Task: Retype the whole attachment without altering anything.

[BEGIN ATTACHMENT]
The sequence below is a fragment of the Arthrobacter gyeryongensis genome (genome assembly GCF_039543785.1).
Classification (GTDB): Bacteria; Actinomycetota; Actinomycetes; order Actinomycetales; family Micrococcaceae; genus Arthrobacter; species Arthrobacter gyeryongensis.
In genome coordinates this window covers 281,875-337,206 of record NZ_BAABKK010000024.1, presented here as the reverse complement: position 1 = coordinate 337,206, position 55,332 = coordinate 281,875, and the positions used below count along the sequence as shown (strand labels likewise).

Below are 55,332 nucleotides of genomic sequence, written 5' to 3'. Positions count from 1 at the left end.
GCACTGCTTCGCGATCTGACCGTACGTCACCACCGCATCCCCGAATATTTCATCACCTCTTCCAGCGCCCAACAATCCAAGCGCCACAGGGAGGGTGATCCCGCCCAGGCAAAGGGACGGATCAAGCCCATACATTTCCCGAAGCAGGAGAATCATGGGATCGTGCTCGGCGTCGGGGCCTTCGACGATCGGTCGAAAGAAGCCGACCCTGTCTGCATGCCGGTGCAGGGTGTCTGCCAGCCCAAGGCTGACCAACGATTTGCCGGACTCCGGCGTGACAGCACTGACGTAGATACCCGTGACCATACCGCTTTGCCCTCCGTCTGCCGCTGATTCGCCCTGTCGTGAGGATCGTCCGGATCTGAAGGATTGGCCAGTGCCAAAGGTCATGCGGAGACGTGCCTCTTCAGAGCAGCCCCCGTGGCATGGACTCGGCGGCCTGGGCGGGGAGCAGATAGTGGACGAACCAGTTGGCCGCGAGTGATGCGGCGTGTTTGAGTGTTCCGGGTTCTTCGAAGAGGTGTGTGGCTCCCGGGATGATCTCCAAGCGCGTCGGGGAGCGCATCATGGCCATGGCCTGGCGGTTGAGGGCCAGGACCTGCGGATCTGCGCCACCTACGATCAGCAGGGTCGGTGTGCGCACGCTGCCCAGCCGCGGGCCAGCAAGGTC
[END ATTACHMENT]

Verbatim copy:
The sequence below is a fragment of the Arthrobacter gyeryongensis genome (genome assembly GCF_039543785.1).
Classification (GTDB): Bacteria; Actinomycetota; Actinomycetes; order Actinomycetales; family Micrococcaceae; genus Arthrobacter; species Arthrobacter gyeryongensis.
In genome coordinates this window covers 281,875-337,206 of record NZ_BAABKK010000024.1, presented here as the reverse complement: position 1 = coordinate 337,206, position 55,332 = coordinate 281,875, and the positions used below count along the sequence as shown (strand labels likewise).

Below are 55,332 nucleotides of genomic sequence, written 5' to 3'. Positions count from 1 at the left end.
GCACTGCTTCGCGATCTGACCGTACGTCACCACCGCATCCCCGAATATTTCATCACCTCTTCCAGCGCCCAACAATCCAAGCGCCACAGGGAGGGTGATCCCGCCCAGGCAAAGGGACGGATCAAGCCCATACATTTCCCGAAGCAGGAGAATCATGGGATCGTGCTCGGCGTCGGGGCCTTCGACGATCGGTCGAAAGAAGCCGACCCTGTCTGCATGCCGGTGCAGGGTGTCTGCCAGCCCAAGGCTGACCAACGATTTGCCGGACTCCGGCGTGACAGCACTGACGTAGATACCCGTGACCATACCGCTTTGCCCTCCGTCTGCCGCTGATTCGCCCTGTCGTGAGGATCGTCCGGATCTGAAGGATTGGCCAGTGCCAAAGGTCATGCGGAGACGTGCCTCTTCAGAGCAGCCCCCGTGGCATGGACTCGGCGGCCTGGGCGGGGAGCAGATAGTGGACGAACCAGTTGGCCGCGAGTGATGCGGCGTGTTTGAGTGTTCCGGGTTCTTCGAAGAGGTGTGTGGCTCCCGGGATGATCTCCAAGCGCGTCGGGGAGCGCATCATGGCCATGGCCTGGCGGTTGAGGGCCAGGACCTGCGGATCTGCGCCACCTACGATCAGCAGGGTCGGTGTGCGCACGCTGCCCAGCCGCGGGCCAGCAAGGTC